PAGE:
Thomas Sullivan Report Update

by  Assistant Editor

The problems with the city’s ongoing, ambitious plan to transform its public housing are weighing heavily on the city’s so-called “Big Shoulders.” The Chicago Housing Authority is trying to lift some of that burden by implementing some of the recommendations made by Thomas Sullivan, the independent monitor of the transformation process.

Last year, Sullivan, a former U.S. attorney, analyzed Phase II of the CHA Plan for Transformation and presented his results to the CHA and the Central Advisory Council. In a report which hit the Windy City like a tornado, Sullivan found that residents with Housing Choice Vouchers are moving into predominately African American areas that have a high concentration of poverty. Sullivan reported that some residents moved into CHA temporary replacement units in “deplorable” conditions. Sullivan observed the presence of gangs and drug dealers in many of the developments into which people are being moved.

For those that moved into the private market, mobility counselors didn’t provide tenants with information to move into ‘opportunity areas’ – neighborhoods and suburbs with access to good transportation, schools, jobs and other resources. Sullivan also reported that the CHA Service Connector, a program that is supposed to benefit residents with opportunities, is not making connections for tenants with resources such as drug rehabilitation, job training, day care and education.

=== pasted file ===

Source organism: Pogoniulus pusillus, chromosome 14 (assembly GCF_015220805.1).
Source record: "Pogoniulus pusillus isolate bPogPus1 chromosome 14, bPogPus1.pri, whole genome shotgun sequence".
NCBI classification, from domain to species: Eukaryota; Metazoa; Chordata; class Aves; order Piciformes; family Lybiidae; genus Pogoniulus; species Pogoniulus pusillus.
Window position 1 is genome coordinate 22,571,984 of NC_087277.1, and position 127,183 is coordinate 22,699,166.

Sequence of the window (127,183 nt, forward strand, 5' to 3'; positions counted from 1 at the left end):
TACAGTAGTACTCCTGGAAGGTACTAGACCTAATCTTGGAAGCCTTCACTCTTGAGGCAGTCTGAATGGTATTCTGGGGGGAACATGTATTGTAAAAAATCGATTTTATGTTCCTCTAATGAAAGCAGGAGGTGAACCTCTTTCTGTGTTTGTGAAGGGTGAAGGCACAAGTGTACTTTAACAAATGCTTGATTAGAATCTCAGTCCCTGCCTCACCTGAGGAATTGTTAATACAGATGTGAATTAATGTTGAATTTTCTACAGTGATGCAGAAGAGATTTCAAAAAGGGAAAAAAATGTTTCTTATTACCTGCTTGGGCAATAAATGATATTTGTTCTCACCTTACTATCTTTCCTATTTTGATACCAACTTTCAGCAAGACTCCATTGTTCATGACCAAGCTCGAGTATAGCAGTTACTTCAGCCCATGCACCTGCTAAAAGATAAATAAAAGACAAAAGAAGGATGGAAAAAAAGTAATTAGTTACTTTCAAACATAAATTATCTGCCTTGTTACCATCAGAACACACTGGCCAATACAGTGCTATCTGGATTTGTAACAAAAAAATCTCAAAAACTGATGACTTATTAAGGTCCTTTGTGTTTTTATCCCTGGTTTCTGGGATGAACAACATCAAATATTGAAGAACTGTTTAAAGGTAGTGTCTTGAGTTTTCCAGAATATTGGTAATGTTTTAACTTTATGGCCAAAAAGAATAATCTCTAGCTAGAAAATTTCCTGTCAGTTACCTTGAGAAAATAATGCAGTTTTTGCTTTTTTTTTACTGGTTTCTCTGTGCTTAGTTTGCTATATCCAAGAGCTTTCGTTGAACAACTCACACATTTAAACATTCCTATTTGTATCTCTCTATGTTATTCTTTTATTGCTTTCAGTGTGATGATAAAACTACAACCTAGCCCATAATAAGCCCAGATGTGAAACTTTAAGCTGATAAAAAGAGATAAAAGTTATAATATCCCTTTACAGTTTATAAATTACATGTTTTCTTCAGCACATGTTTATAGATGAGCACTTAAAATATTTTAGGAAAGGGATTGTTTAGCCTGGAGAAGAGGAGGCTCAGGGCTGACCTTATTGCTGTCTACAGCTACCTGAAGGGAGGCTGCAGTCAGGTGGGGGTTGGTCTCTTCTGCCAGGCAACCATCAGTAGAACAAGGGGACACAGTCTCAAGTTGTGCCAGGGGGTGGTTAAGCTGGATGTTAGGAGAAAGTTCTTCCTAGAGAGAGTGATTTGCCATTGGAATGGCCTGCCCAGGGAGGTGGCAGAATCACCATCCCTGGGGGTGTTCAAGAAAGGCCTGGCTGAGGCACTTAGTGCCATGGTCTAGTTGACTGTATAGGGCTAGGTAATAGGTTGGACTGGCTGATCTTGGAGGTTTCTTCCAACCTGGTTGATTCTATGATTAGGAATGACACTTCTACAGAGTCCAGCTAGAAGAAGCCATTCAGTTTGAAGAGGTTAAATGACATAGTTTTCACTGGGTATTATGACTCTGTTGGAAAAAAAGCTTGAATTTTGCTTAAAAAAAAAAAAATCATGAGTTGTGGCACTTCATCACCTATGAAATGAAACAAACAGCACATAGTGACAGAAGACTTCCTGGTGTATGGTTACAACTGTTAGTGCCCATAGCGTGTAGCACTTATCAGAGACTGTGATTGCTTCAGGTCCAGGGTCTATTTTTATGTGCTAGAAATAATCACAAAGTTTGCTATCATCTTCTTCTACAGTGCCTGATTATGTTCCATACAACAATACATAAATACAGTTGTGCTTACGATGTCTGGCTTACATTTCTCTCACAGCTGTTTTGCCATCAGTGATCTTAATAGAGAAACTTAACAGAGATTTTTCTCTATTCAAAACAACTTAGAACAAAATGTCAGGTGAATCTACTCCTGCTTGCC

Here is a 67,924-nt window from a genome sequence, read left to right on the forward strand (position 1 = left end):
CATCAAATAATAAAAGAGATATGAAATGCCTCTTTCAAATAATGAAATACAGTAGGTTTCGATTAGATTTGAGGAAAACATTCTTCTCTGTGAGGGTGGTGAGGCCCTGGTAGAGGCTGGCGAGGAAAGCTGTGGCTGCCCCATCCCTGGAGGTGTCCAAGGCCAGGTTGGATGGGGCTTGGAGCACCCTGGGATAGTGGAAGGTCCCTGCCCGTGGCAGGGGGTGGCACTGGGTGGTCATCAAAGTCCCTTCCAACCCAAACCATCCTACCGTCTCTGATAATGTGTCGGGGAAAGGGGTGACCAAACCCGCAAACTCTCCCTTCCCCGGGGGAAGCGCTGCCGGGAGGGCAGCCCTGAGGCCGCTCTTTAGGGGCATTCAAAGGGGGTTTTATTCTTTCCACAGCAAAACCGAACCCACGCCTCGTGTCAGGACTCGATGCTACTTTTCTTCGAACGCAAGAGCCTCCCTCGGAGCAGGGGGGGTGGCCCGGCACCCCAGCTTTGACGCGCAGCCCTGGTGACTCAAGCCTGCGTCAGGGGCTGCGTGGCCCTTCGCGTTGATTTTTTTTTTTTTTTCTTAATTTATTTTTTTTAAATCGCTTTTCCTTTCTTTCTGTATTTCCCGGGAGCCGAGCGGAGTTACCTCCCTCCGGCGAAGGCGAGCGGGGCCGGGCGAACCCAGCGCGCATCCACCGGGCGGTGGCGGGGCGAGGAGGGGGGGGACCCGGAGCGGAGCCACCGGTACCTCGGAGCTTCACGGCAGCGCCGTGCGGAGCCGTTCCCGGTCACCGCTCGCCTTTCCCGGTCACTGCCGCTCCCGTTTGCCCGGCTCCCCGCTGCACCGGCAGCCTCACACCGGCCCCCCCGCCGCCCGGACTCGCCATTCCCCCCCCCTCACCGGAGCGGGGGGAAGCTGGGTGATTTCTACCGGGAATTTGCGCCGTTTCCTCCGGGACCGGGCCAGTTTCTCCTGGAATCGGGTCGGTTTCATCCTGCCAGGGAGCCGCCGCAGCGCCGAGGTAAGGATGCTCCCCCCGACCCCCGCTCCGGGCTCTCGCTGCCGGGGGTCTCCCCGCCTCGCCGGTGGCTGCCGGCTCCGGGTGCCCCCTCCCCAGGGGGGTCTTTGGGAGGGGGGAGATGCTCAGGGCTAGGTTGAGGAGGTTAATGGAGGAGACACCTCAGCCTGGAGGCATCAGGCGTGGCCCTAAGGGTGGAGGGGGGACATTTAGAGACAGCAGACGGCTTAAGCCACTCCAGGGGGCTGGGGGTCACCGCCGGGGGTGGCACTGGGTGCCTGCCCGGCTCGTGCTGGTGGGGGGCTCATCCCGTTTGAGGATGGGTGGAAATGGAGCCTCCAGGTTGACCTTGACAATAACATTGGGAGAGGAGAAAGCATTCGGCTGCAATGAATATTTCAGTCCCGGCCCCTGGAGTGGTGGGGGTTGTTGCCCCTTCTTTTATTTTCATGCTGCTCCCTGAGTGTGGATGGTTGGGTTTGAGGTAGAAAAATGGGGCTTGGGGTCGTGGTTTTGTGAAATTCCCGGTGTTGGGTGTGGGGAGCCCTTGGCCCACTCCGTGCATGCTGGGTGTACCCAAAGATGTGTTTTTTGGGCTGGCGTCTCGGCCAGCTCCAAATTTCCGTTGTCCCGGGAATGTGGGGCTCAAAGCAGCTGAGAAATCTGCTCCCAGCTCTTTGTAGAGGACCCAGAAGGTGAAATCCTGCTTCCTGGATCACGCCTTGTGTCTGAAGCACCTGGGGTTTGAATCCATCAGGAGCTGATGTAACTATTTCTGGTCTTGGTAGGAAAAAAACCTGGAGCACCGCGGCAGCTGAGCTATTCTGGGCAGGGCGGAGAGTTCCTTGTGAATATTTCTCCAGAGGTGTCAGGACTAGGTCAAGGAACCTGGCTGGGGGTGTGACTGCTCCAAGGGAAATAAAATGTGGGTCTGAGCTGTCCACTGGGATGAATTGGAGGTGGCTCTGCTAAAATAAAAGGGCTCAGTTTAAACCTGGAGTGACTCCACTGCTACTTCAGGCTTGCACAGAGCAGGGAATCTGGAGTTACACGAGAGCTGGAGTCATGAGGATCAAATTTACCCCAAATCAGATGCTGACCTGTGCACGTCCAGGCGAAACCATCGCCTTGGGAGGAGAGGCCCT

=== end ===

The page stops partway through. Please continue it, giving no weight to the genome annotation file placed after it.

Sullivan made a number of recommendations that CHA officials say they are taking to heart. Sullivan made recommendations concerning the CHA relocation process to make sure that the process runs smoother for the residents. I called CHA spokesperson Kathryn Greenberg to see what recommendations the agency kept or threw away concerning the relocation process.

“There are many recommendations that Sullivan made that we took into consideration, such as the timing in which a resident is moved, and also the make- ready units,” Greenberg said. “When it comes to the Tom Sullivan report, we have worked closely with Sullivan and with the CAC concerning the 54 recommendations and we plan on implementing at least 60 percent of them we agree with.”

I called Sullivan concerning what he thinks about CHA taking his recommendations to heart. Sullivan said he was “happy” that CHA is considering his recommendations concerning relocation.

The CHA board of commissioners approved in May an eight-month, $520,000 contract with Sullivan to monitor Phase III of the Plan for Transformation. At press date, however, CHA had not released Sullivan’s scope of work, what his tasks will be and into what he will be slicing.

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